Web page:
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Alright, I am so close to finishing this I can taste it. Over the past few week or so, I've been attempting to create a Python extension to interface with a library written in C++ via Cython. With a little help from the guys here and a couple of friends, I have managed to get what feels like 98% of the way there. Only thing remaining is this: I can't for the life of me figure out how to turn a pointer to an array of unsigned shorts into a python object (Preferably a list).

A little background, I am trying to interface with a part of the library that sets a callback function, which I have successfully done with this:

global callbackfunc

ctypedef unsigned short const_ushort "const uint16_t"

ctypedef void (*Function1)(const_ushort *data, unsigned width, unsigned height)

cdef extern from "lib.hpp":
    void SetCallback(Function1)

cdef void cSetCallback(Function1 function):

cdef void callcallback(const_ushort *data, unsigned width, unsigned height):
    global callbackfunc


def PySetCallback(callbackFunc):
    global callbackfunc
    callbackfunc = callbackFunc

The problem occurs within the function "callcallback", where I get the error: "Cannot convert 'const_ushort *' to Python object". My first attempt around this was to create a new python list, and loop through to get each element of the array into a python list, like this:

datalist = []
for i in range(width*height):
    datalist += data[i]

Which, sadly, nets me with the compiled cython code trying to define a type as a "const const unsigned short", which is obviously a problem.

Then I tried this:

datalist = []
for i in data:
    datalist += i

Which gives me "C array iteration requires known end index". Note that I know very little C/C++, so most of this doesn't make much sense to me.

So, anyways, is there any effective way of translating a pointer like that into a python object (Preferably faster than looping through the array, since it's usually about 57344 items, and this is quite time sensitive)

Edit: A little more clarification, as I mentioned, I'm working with callbacks, and the C++ function within the library that calls this sends a pointer to an array of "const uint_16"s, which is why I defined const_ushort that way, because otherwise the types don't unify. I cannot modify the library in any way.

Edit2: Looks like I got it. What I ended up having to do was explicitly cast the array as an array of unsigned shorts rather than an array of const unsigned shorts to I could index them with a non constant. To achieve this, I created another C++ function like this (Someone else wrote it for me, I barely know C++):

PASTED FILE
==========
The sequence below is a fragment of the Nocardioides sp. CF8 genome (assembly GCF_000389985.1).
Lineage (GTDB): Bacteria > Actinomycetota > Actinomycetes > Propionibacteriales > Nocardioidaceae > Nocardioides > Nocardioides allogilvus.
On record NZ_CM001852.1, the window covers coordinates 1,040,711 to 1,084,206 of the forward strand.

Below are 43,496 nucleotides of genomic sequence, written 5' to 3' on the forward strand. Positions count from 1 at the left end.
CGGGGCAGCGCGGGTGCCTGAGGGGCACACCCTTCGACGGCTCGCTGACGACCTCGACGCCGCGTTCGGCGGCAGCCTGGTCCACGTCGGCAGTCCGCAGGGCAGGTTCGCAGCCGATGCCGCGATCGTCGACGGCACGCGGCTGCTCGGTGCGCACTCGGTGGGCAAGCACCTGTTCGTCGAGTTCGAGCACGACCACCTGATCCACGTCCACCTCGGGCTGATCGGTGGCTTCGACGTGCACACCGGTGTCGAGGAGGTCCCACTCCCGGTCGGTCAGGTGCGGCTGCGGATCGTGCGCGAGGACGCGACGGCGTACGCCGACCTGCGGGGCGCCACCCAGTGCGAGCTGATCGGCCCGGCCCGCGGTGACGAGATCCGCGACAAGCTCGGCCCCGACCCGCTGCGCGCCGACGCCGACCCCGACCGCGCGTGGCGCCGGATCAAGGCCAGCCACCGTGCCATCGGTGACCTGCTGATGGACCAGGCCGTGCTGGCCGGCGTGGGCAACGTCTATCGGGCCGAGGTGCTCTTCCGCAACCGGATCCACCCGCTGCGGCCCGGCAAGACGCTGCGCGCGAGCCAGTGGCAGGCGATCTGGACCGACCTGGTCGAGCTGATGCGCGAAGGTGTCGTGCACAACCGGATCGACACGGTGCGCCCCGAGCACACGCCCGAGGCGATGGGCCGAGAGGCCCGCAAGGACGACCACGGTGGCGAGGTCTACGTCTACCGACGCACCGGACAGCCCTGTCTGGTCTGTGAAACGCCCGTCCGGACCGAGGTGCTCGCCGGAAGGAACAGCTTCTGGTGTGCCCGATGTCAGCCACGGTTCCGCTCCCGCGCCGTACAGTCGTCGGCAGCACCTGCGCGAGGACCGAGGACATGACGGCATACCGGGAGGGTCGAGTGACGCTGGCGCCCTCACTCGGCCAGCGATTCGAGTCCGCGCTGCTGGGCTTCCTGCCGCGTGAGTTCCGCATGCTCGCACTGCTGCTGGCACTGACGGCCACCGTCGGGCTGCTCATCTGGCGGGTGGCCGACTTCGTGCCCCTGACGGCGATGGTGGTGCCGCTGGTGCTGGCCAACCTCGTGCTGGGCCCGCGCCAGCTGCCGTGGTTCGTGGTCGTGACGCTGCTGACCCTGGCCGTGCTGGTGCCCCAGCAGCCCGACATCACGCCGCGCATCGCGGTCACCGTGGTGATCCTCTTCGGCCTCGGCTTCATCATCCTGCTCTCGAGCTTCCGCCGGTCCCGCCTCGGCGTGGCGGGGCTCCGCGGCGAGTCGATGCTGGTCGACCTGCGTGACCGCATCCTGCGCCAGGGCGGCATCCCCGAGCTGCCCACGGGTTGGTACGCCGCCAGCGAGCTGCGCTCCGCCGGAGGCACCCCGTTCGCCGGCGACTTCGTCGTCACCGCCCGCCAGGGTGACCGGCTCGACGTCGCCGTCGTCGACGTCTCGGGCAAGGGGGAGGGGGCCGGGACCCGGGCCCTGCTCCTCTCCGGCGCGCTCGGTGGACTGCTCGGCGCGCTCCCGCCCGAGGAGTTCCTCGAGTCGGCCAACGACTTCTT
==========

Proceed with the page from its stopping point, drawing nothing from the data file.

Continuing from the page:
unsigned short *convert_short(const unsigned short *test){ return const_cast<unsigned short *>(test); }

and that allowed me to create the "getindex" function within my class and return the correct values based on the function. So yeah, Python seems to be reading the arrays correctly and whatnot, so this case seems closed. Thanks a lot.

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up vote 3 down vote accepted
ctypedef unsigned short const_ushort "const uint16_t"

makes the const appear in the C code, so you get typedef unsigned short const uint16_t in which the const is meaningless. (It also redefines the standard type uint16_t, which it shouldn't.)

You may have more success with

ctypedef unsigned short *ushort_p "ushort_p"

For some reason, Cython seems not to recognize the C const keyword. You may have to use a wrapper around your callbacks to deal with the const issue.

If you want the pointer translated into a Python object, wrap it in a cdef class. Make sure the class records the height and width, since these are not recorded with the C array.

share|improve this answer
Thanks, wrapping it in a cdef class seems to allow it to compile, but now I can't figure out how to access it within my python test script. – Josiah Mar 11 '11 at 20:17
@Josiah: it's not clear to me how indexing into your structure works; you seem to be using it as a matrix in C code and as an array in Python code. You might try to define a __getindex__ method in your cdef class and do a 1-d index into the C array from there. – Fred Foo Mar 12 '11 at 0:20

This is not quite what you're asking, but if what you want to do is work with an array of unsigned shorts in Cython and then make your answer accessible on the Python side, you can create a Numpy ndarray on the Python side and pass it into Cython where it is roughly the same as a multi-dimensional array. That way, you get both Python's memory management, some convenient indexing syntax, and the speed of working with a real array in Cython.

Here's an example from my Project Euler solutions.

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